Font size and type for magazine

Discussion in 'Design and Graphics' started by eetu, Nov 20, 2007.

  1. eetu macrumors member

    Oct 23, 2007
    Tampere, Finland
    I'm doing one self-learning design project. It's just a hobby. I'd like to ask you, pros, what font type and size would you recommend for a letter (A4) size magazine. I thought about something simple like Arial.

    Thanks in advance.
  2. MacBoobsPro macrumors 603


    Jan 10, 2006
    Arial is boring and makes anything look like you don't know enough about type to be bothered to change it from the default (usually Arial).

    The main bulk of text or 'body copy' as its known professionally is usually between 8-10 point. Personally I try to get away with 8 but old cojers sometimes complain its too small and you end up going to 10 point or higher but 9 is about average.

    As for headings and standfirsts (the line or two after a heading, not always present or required) it all depends on the target audience because that will influence the style.

    Thats just my opinion. Design is all about opinion and I'm sure others may disagree with what i've said to some degree. But as an absolute basic guideline: 9pt body copy. 14pt standfirst and then pretty much anything for headers etc.

    Brace yourselves for shameless self promotion. :D

    Go to my site and click portfolio then editorial, theres a couple of bits in there you can look at. As you will see Heading sizes really depend on the style you are going for.
  3. TimTheEnchanter macrumors 6502a


    Oct 24, 2004
    Minneapolis, MN
    I'll second that. I try not to go less than 9 pt. with body copy, but clients always want to squeeze in more copy, so 8 pt. happens. Headlines can vary greatly, subheads in copy I like to keep 1-4 pt. bigger. Footnotes and captions can go 7-8 pt. and legal footnotes I like to go no smaller than 6 pt. If you reverse-out copy, stay above 10 pt. with a normal thickness font (light weight could plug-up on you). For magazine readability, keep your leading fairly loose, usually 3-5 pt. over the font size. For a more "designer-look" you can air it out even more.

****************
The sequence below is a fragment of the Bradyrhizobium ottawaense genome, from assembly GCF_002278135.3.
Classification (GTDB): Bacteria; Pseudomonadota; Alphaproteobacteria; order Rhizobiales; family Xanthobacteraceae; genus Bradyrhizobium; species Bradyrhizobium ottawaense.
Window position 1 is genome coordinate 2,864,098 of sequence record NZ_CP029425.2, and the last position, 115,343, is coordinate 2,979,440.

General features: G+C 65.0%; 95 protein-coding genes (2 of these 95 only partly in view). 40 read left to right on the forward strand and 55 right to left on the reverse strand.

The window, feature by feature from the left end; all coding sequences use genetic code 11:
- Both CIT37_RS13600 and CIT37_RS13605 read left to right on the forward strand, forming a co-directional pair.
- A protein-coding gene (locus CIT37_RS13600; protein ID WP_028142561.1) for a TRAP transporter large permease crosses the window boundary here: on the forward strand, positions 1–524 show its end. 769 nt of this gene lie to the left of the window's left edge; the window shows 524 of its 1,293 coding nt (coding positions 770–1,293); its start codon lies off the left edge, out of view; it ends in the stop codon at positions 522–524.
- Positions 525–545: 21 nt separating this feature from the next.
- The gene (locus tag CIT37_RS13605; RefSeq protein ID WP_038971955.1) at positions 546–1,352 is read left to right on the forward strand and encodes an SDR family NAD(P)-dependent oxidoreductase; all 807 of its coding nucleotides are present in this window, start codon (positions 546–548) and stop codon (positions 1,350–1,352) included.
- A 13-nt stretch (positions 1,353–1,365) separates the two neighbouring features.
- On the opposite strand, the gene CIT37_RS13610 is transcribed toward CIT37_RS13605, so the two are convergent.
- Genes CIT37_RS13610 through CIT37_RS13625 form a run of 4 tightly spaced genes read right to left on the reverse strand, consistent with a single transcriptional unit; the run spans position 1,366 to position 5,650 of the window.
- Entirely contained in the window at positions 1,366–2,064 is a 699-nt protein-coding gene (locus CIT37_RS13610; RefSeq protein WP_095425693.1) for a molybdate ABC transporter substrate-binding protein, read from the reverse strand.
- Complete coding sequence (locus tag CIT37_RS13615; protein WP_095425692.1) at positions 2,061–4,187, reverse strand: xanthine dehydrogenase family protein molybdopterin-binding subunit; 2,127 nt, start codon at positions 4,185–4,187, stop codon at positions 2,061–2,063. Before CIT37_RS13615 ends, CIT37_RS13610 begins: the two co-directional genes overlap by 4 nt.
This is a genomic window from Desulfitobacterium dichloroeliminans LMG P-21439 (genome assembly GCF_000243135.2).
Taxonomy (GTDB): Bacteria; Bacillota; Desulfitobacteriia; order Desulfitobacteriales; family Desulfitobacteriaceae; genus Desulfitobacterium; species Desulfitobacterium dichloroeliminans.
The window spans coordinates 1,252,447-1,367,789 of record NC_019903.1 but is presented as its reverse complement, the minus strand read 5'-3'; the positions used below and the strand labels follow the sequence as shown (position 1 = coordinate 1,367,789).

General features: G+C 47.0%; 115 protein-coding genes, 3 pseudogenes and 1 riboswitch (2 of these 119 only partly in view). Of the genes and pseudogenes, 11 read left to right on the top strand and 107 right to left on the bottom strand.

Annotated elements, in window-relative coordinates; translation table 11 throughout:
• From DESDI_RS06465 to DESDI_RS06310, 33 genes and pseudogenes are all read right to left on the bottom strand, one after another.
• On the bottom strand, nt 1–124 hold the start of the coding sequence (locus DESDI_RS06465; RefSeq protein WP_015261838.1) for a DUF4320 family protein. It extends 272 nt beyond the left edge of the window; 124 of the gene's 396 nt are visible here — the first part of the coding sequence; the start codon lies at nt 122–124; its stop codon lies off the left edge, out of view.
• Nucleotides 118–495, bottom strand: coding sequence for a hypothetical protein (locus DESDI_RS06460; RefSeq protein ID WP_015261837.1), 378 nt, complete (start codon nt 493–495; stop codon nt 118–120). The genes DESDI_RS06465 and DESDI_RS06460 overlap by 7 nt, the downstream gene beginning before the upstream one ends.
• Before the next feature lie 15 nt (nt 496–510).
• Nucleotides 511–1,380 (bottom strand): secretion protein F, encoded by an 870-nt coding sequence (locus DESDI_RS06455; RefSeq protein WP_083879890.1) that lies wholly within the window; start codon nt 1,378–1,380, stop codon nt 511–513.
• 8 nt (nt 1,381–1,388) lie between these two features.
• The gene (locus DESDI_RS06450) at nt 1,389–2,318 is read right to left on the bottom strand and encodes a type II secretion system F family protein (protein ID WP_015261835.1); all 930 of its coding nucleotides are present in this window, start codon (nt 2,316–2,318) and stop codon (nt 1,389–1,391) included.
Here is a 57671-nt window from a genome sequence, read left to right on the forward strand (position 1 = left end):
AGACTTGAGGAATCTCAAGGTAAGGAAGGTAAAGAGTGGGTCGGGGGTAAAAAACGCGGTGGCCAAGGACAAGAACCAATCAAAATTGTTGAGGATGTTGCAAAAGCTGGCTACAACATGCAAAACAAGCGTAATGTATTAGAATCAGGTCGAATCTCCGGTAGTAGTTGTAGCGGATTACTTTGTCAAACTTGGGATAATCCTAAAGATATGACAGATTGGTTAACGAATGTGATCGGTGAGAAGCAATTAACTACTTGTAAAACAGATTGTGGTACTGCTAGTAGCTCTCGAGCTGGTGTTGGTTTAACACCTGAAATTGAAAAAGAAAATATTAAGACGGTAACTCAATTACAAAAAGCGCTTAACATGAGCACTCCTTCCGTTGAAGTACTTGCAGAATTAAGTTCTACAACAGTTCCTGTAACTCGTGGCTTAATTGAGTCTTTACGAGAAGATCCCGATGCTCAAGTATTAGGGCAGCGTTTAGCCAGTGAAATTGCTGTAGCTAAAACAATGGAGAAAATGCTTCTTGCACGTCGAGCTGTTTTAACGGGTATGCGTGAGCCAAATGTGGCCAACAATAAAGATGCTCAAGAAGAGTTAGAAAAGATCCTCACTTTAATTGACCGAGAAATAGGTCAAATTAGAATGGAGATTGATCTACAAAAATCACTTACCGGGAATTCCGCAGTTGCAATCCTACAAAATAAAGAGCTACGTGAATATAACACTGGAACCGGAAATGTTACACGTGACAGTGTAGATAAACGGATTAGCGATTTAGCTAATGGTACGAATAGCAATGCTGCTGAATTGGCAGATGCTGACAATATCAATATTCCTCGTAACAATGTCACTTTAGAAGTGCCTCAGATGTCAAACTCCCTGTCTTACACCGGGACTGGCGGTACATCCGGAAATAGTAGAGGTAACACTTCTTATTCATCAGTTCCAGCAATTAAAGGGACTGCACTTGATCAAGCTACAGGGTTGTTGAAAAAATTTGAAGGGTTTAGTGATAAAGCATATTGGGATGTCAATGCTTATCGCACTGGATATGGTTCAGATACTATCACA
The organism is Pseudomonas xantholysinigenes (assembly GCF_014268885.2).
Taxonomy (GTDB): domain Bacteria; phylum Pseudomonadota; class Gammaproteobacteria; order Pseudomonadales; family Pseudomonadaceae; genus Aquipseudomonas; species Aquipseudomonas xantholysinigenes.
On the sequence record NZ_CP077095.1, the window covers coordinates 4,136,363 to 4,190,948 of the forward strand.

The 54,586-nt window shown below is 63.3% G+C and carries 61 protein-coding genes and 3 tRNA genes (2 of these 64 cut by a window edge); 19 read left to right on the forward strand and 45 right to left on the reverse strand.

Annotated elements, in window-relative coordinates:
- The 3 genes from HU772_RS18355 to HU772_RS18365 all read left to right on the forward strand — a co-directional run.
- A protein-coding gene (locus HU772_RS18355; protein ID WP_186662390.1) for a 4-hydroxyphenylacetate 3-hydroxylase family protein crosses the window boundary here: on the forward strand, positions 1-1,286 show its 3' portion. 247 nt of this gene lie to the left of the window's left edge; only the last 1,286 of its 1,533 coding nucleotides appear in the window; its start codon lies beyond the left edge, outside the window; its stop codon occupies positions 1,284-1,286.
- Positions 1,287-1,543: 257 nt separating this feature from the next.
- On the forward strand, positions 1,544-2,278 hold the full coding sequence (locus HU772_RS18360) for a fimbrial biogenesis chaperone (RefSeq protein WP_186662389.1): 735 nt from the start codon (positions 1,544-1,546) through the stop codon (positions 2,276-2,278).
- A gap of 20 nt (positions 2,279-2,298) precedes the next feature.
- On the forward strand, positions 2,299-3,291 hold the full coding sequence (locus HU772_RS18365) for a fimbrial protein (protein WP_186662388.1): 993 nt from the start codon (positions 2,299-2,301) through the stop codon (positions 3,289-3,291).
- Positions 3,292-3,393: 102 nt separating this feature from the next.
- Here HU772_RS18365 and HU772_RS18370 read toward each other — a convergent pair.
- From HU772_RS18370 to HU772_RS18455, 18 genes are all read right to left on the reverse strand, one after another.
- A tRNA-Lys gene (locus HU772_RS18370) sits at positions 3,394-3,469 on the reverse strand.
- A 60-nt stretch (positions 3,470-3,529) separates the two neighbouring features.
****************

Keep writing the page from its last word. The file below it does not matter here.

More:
As far as "type" (assuming font style or face) that depends on personal taste and what you're doing. I suggest looking at magazines & articles you like for a guide. Explore those fonts at sites like MyFonts which has a nice upload & search feature. There's also many books available on typography that are great reference tools.

    Hope that helps! :)
  4. Jim Campbell macrumors 6502a

    Jim Campbell

    Dec 6, 2006
    A World of my Own; UK
    If you have have long articles with lengthy blocks of text, go with a calm, classic serif font. Times is much maligned because it looks like cr@p on websites, but there's a reason why the vast majority of novels are still set in serif faces.

    If Times gives you the heebie-jeebies then try Garamond, New Century Schoolbook, Bookman (one of my favourites and very easy on the eye) or Palatino.

    If the articles are short and punchy, then you'll probably be fine with a sans serif. Gill Sans Light is a great alternative to the inevitable Helvetica/Arial standards. Futura makes for great headlines and standfirsts, but there's something about the lighter versions for body text that makes me want to lapse into a coma.

    Hope that helps!


  5. eetu thread starter macrumors member

    Oct 23, 2007
    Tampere, Finland
    thanks, everyone!

    i will take all these comments into account. this is a good help.
  6. Valansi macrumors newbie

    Dec 7, 2007
    i think it depends on the magazine, I like futura, gill sans, eurostile, those are some of my favs. A common mistake is that people make type too big, remember always view at 100% and watch ur kerning and tracking!
  7. JasonElise1983 macrumors 6502a


    Jun 2, 2003
    Between a rock and a midget
    i agree with no less than 8pt, no more than 10pt. for body copy. Don't use times, it's not a very good typeface and is so overused, most untrained people think it's the only serif on the block.
    Palatino, Garamond, Minion Pro, Goudy, Mrs. Eaves, etc... are all good serif typefaces.

    As for your headline, subhead, and if you are doing anything lengthy you'll department headers too. I personally wouldn't limit myself to just using San Serifs there. But if you are going to use San Serifs, here are some goodies.
    Helvetica Neue, Futura, Gill Sans, Aksidenz Grotesk, Univers, Myriad Pro, Swiss, Eurostile, Franklin Gothic, Folio, Etc....

    There are also Slab-Serif fonts like Rockwell, that i think can look reall sharp when used properly. Some script fonts can even work well, if used properly. Frenchscript, Fling Plain, etc... are clean kind of funky script fonts.

    Really, you need to just look at fonts together and give your self a style guide to go buy. Something like

    Body: Palatino 9.5pt, 11pt leading
    Head: Futura, Rockwell, Fling Plain <36pt,
    Subhead: Futura book, 14pt, 16pt leading. all caps
    Department head: Futura Heavy, 24pt
    Folio: Futura book, 6pt, all caps
    Cutlines: Futura book, 7pt, 12pt leading, all caps.
    Credits: Futura Book, 6pt, All Caps

    Something like that will give you a starting point, because you have to set rules before you can break them.

  8. JasonElise1983 macrumors 6502a


    Jun 2, 2003
    Between a rock and a midget
    Actually, do it at 135%. On most monitors that is = to print size. That's most monitors though, not all of them. You can figure out what yours is, the same ghetto way i figured mine out. Open up an 8.5 x 11" document, and make it landscape. Then hold up a normal 8.5 x 11" document, and zoom in and out until they match. It won't be 100%. It will most likely be alot more thanthat.

  9. lofight macrumors 68000


    Jun 16, 2007

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